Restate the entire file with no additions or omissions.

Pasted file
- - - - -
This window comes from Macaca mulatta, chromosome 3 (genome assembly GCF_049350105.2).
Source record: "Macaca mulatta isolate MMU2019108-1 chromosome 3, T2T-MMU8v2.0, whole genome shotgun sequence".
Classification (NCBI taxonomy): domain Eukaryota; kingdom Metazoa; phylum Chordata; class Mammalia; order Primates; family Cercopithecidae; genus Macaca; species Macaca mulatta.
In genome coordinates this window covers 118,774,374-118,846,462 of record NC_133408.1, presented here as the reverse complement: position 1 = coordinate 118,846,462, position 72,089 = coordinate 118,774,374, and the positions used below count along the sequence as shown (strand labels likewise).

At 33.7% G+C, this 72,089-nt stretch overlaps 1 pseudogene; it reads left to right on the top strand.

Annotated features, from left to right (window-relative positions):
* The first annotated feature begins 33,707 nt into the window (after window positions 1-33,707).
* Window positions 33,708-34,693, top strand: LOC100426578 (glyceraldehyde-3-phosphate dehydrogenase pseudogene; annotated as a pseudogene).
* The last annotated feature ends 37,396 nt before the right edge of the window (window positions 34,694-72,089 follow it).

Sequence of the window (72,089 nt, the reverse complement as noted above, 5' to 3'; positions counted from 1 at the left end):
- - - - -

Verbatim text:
This window comes from Macaca mulatta, chromosome 3 (genome assembly GCF_049350105.2).
Source record: "Macaca mulatta isolate MMU2019108-1 chromosome 3, T2T-MMU8v2.0, whole genome shotgun sequence".
Classification (NCBI taxonomy): domain Eukaryota; kingdom Metazoa; phylum Chordata; class Mammalia; order Primates; family Cercopithecidae; genus Macaca; species Macaca mulatta.
In genome coordinates this window covers 118,774,374-118,846,462 of record NC_133408.1, presented here as the reverse complement: position 1 = coordinate 118,846,462, position 72,089 = coordinate 118,774,374, and the positions used below count along the sequence as shown (strand labels likewise).

At 33.7% G+C, this 72,089-nt stretch overlaps 1 pseudogene; it reads left to right on the top strand.

Annotated features, from left to right (window-relative positions):
* The first annotated feature begins 33,707 nt into the window (after window positions 1-33,707).
* Window positions 33,708-34,693, top strand: LOC100426578 (glyceraldehyde-3-phosphate dehydrogenase pseudogene; annotated as a pseudogene).
* The last annotated feature ends 37,396 nt before the right edge of the window (window positions 34,694-72,089 follow it).

Sequence of the window (72,089 nt, the reverse complement as noted above, 5' to 3'; positions counted from 1 at the left end):